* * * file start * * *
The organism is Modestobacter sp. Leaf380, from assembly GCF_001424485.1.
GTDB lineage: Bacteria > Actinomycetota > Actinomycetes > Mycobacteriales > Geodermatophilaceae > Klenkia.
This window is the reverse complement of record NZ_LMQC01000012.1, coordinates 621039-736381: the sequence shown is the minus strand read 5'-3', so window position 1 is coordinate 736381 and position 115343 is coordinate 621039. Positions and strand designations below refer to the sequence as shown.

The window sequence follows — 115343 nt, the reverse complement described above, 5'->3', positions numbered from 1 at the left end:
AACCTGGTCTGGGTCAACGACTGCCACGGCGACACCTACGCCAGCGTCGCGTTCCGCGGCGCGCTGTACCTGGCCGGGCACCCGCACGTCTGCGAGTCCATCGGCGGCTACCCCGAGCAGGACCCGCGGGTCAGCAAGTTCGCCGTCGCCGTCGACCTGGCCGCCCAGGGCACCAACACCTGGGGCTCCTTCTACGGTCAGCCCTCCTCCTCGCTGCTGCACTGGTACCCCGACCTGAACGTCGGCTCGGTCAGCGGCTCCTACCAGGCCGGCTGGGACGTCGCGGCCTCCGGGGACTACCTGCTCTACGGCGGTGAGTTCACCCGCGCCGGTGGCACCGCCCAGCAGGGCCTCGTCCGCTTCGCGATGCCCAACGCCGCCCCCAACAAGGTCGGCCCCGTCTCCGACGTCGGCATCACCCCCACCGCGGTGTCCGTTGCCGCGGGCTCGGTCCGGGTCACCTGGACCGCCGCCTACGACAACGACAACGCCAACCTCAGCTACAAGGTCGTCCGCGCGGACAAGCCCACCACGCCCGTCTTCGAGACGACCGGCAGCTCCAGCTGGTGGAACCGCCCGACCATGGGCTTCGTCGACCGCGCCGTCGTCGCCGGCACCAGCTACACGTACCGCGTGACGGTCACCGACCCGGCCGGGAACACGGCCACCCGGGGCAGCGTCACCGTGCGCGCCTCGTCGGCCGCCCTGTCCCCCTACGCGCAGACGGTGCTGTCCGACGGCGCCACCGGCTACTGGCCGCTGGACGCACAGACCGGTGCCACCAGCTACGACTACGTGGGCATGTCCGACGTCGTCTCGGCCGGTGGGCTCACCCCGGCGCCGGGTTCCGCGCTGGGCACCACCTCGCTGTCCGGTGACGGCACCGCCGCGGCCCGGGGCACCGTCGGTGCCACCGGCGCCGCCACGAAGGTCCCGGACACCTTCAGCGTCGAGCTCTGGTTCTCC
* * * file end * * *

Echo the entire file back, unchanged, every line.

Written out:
The organism is Modestobacter sp. Leaf380, from assembly GCF_001424485.1.
GTDB lineage: Bacteria > Actinomycetota > Actinomycetes > Mycobacteriales > Geodermatophilaceae > Klenkia.
This window is the reverse complement of record NZ_LMQC01000012.1, coordinates 621039-736381: the sequence shown is the minus strand read 5'-3', so window position 1 is coordinate 736381 and position 115343 is coordinate 621039. Positions and strand designations below refer to the sequence as shown.

The window sequence follows — 115343 nt, the reverse complement described above, 5'->3', positions numbered from 1 at the left end:
AACCTGGTCTGGGTCAACGACTGCCACGGCGACACCTACGCCAGCGTCGCGTTCCGCGGCGCGCTGTACCTGGCCGGGCACCCGCACGTCTGCGAGTCCATCGGCGGCTACCCCGAGCAGGACCCGCGGGTCAGCAAGTTCGCCGTCGCCGTCGACCTGGCCGCCCAGGGCACCAACACCTGGGGCTCCTTCTACGGTCAGCCCTCCTCCTCGCTGCTGCACTGGTACCCCGACCTGAACGTCGGCTCGGTCAGCGGCTCCTACCAGGCCGGCTGGGACGTCGCGGCCTCCGGGGACTACCTGCTCTACGGCGGTGAGTTCACCCGCGCCGGTGGCACCGCCCAGCAGGGCCTCGTCCGCTTCGCGATGCCCAACGCCGCCCCCAACAAGGTCGGCCCCGTCTCCGACGTCGGCATCACCCCCACCGCGGTGTCCGTTGCCGCGGGCTCGGTCCGGGTCACCTGGACCGCCGCCTACGACAACGACAACGCCAACCTCAGCTACAAGGTCGTCCGCGCGGACAAGCCCACCACGCCCGTCTTCGAGACGACCGGCAGCTCCAGCTGGTGGAACCGCCCGACCATGGGCTTCGTCGACCGCGCCGTCGTCGCCGGCACCAGCTACACGTACCGCGTGACGGTCACCGACCCGGCCGGGAACACGGCCACCCGGGGCAGCGTCACCGTGCGCGCCTCGTCGGCCGCCCTGTCCCCCTACGCGCAGACGGTGCTGTCCGACGGCGCCACCGGCTACTGGCCGCTGGACGCACAGACCGGTGCCACCAGCTACGACTACGTGGGCATGTCCGACGTCGTCTCGGCCGGTGGGCTCACCCCGGCGCCGGGTTCCGCGCTGGGCACCACCTCGCTGTCCGGTGACGGCACCGCCGCGGCCCGGGGCACCGTCGGTGCCACCGGCGCCGCCACGAAGGTCCCGGACACCTTCAGCGTCGAGCTCTGGTTCTCC